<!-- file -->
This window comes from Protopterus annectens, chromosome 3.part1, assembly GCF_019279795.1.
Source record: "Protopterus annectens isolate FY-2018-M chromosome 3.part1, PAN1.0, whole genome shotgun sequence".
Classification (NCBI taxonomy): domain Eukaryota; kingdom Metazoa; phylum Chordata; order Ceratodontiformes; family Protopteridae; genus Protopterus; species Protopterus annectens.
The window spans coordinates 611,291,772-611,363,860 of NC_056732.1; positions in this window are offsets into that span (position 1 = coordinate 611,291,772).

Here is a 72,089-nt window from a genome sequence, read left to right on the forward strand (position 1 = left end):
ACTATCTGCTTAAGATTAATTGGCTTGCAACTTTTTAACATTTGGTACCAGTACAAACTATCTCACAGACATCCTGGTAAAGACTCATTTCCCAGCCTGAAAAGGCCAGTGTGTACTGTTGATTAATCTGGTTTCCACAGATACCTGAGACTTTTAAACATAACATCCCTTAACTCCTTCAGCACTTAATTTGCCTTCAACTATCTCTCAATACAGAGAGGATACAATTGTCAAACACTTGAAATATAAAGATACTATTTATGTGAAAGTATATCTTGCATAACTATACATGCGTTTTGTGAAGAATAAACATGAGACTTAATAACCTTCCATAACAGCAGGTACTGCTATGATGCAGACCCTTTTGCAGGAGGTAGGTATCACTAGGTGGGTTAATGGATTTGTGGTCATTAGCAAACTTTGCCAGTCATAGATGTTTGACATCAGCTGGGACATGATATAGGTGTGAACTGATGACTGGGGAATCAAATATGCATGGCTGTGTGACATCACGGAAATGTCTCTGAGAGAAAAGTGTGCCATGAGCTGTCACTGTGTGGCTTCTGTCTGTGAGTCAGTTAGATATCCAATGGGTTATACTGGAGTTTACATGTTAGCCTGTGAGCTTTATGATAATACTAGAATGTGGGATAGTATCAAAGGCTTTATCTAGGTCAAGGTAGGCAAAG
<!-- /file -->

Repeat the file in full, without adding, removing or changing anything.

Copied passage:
This window comes from Protopterus annectens, chromosome 3.part1, assembly GCF_019279795.1.
Source record: "Protopterus annectens isolate FY-2018-M chromosome 3.part1, PAN1.0, whole genome shotgun sequence".
Classification (NCBI taxonomy): domain Eukaryota; kingdom Metazoa; phylum Chordata; order Ceratodontiformes; family Protopteridae; genus Protopterus; species Protopterus annectens.
The window spans coordinates 611,291,772-611,363,860 of NC_056732.1; positions in this window are offsets into that span (position 1 = coordinate 611,291,772).

Here is a 72,089-nt window from a genome sequence, read left to right on the forward strand (position 1 = left end):
ACTATCTGCTTAAGATTAATTGGCTTGCAACTTTTTAACATTTGGTACCAGTACAAACTATCTCACAGACATCCTGGTAAAGACTCATTTCCCAGCCTGAAAAGGCCAGTGTGTACTGTTGATTAATCTGGTTTCCACAGATACCTGAGACTTTTAAACATAACATCCCTTAACTCCTTCAGCACTTAATTTGCCTTCAACTATCTCTCAATACAGAGAGGATACAATTGTCAAACACTTGAAATATAAAGATACTATTTATGTGAAAGTATATCTTGCATAACTATACATGCGTTTTGTGAAGAATAAACATGAGACTTAATAACCTTCCATAACAGCAGGTACTGCTATGATGCAGACCCTTTTGCAGGAGGTAGGTATCACTAGGTGGGTTAATGGATTTGTGGTCATTAGCAAACTTTGCCAGTCATAGATGTTTGACATCAGCTGGGACATGATATAGGTGTGAACTGATGACTGGGGAATCAAATATGCATGGCTGTGTGACATCACGGAAATGTCTCTGAGAGAAAAGTGTGCCATGAGCTGTCACTGTGTGGCTTCTGTCTGTGAGTCAGTTAGATATCCAATGGGTTATACTGGAGTTTACATGTTAGCCTGTGAGCTTTATGATAATACTAGAATGTGGGATAGTATCAAAGGCTTTATCTAGGTCAAGGTAGGCAAAG